By Luke Elder
As a 6-foot-7 center at Roberto Clemente high, Lawrence Rowell is hard to miss. He towers over his classmates and teachers, and does the same for most of his competition on the court. With his high school basketball career coming to a close, Rowell is faced with the burden of a heavy question: what now? Presented with scholarship opportunities from Kennedy King and Wright College, it looks like that future will involve more basketball.
“I can’t wait to play at a high level,” Rowell said. “I never thought I was going to be able to.”
Though basketball can pave the way for academic opportunities, Rowell’s heart is torn between two passions: basketball and culinary arts. To ‘cook’ someone is a slang term for beating an opponent in basketball, so Rowell hopes that college will bring cooking in two ways.
“I’m not sure which is more important to me yet,” Rowell said. “I’m going to keep cooking while I’m in college. Kennedy has culinary, but everything is paid for at Wright.”
Blessed with two unique talents, the doubters have always come for Rowell. Not becoming a starter until his senior season, he was told by teammates and coaches that his height is undeserved; that he’s tall for no reason.
“They said they could do better with my height, or tell me I’m no good.” Rowell said. “I’m just here to prove a lot of them wrong.”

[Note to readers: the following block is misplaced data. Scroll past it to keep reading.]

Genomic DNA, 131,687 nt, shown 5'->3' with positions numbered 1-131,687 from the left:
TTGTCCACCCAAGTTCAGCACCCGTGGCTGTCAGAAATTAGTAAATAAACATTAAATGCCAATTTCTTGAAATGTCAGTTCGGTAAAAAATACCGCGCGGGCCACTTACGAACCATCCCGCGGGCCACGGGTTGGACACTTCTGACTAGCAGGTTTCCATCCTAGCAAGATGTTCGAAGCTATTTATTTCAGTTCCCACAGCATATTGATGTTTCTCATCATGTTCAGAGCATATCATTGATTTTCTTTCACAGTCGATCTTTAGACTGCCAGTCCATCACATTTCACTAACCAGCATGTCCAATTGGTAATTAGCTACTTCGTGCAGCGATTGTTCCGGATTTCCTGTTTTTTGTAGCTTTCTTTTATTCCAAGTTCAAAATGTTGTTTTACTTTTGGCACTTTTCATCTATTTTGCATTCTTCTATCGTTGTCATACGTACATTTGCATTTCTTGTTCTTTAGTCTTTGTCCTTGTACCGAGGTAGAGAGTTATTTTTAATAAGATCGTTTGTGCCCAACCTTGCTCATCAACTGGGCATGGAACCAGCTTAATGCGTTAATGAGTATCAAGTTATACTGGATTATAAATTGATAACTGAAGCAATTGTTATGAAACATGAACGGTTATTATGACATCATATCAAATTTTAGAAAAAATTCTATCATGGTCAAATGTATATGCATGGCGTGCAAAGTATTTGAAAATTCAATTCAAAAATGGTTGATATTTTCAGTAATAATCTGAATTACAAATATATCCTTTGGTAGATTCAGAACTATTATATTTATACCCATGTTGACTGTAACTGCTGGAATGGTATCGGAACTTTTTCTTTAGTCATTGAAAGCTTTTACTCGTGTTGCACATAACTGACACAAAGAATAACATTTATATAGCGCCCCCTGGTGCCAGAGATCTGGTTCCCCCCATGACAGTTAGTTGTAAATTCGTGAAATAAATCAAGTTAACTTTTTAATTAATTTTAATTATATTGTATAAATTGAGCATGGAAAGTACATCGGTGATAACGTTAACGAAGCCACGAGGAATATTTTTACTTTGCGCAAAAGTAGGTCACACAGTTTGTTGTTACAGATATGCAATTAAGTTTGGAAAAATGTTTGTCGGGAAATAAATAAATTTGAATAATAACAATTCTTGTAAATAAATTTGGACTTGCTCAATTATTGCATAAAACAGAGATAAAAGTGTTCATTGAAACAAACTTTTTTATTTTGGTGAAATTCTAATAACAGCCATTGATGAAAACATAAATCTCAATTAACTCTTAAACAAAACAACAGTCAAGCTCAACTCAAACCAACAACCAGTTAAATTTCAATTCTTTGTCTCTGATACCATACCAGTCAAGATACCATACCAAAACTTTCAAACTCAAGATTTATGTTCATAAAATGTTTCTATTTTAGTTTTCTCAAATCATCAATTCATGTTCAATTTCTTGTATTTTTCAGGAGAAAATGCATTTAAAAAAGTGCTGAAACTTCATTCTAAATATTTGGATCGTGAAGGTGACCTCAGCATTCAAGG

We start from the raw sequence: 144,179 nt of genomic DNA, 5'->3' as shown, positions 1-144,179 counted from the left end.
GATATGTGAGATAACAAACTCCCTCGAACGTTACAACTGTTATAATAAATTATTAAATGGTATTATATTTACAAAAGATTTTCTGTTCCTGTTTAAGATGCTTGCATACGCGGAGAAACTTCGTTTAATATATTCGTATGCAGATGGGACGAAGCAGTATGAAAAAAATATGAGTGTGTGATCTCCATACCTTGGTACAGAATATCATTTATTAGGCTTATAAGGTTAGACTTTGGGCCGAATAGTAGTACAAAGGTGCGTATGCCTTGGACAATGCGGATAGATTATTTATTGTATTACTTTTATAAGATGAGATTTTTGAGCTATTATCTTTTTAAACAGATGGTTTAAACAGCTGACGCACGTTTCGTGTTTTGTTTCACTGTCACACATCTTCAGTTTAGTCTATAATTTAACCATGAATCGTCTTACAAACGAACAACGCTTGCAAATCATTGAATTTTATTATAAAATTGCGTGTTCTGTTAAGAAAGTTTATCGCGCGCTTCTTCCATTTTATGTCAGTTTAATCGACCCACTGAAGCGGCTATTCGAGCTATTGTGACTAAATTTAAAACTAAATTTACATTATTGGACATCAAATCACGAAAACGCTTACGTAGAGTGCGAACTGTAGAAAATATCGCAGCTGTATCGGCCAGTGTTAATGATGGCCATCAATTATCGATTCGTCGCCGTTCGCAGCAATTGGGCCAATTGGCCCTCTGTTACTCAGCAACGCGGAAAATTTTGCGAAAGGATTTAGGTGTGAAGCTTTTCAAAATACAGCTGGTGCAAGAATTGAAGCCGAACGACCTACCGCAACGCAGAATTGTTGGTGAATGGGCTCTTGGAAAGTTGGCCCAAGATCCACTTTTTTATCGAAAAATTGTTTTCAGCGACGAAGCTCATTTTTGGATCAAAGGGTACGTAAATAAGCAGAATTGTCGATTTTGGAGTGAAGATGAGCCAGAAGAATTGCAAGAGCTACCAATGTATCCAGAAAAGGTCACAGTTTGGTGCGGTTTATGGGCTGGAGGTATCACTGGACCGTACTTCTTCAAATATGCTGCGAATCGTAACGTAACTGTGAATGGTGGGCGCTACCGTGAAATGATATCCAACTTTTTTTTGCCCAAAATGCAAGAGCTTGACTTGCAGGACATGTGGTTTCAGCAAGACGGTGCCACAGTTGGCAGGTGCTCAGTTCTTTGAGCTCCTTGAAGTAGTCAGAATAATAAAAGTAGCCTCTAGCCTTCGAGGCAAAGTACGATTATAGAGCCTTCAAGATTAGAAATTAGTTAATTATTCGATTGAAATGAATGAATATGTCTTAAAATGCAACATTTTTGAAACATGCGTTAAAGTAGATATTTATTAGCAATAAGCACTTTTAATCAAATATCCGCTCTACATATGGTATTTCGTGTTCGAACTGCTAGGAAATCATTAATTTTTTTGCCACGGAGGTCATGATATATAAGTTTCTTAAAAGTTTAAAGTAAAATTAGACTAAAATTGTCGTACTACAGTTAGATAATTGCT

Despite proving his worth on the basketball court, his dreams don’t necessarily involve points or rebounds. Rowell began to cook at just four years old, after watching his family make breakfast in the kitchen.
“Every Sunday morning, my father would make me pancakes, grits, and a ton of sausage and eggs,” Rowell said. “Every time, the smell of the food would make me so happy. My dad and my auntie inspired me to cook.”
At just ten, Roval began to consider culinary arts as a career.
“I started to make big meals for my family,” Rowell said. “It would be so quiet at the table, all you could hear was forks and spoons hitting the plates. Everyone would tell me how good the food was.”
When Rowell isn’t on the basketball court, you can find him manning the grill at family cookouts or making meals for friends. He’s skilled at cooking many different styles of dishes, but he wasn’t willing to share any of them.
“I like to cook seafood, breakfast and soul food.” Rowell said. “A detailed recipe? A lot of them are secret recipes for generations.”
Rowell speaks about the intricacies of cooking like an academic does a research paper, or a conductor does a symphony. It’s almost like his persona switches as he begins to speak.
“I always loved the idea of how some flavors mix so well together,” Rowell said. “How one small detail can change how a dish tastes.”
There was a time when neither basketball nor culinary arts were in the cards for Rowell, after struggling early on academically. He never liked to study, but found academic success in high school.
“My grades weren’t always this good,” Rowell said. “I hated school–I would do the work, and not turn it in just because it was so boring. That changed in sixth grade when my auntie had a talk with me. She really changed me. Since then, good grades. I just want to make my family proud.”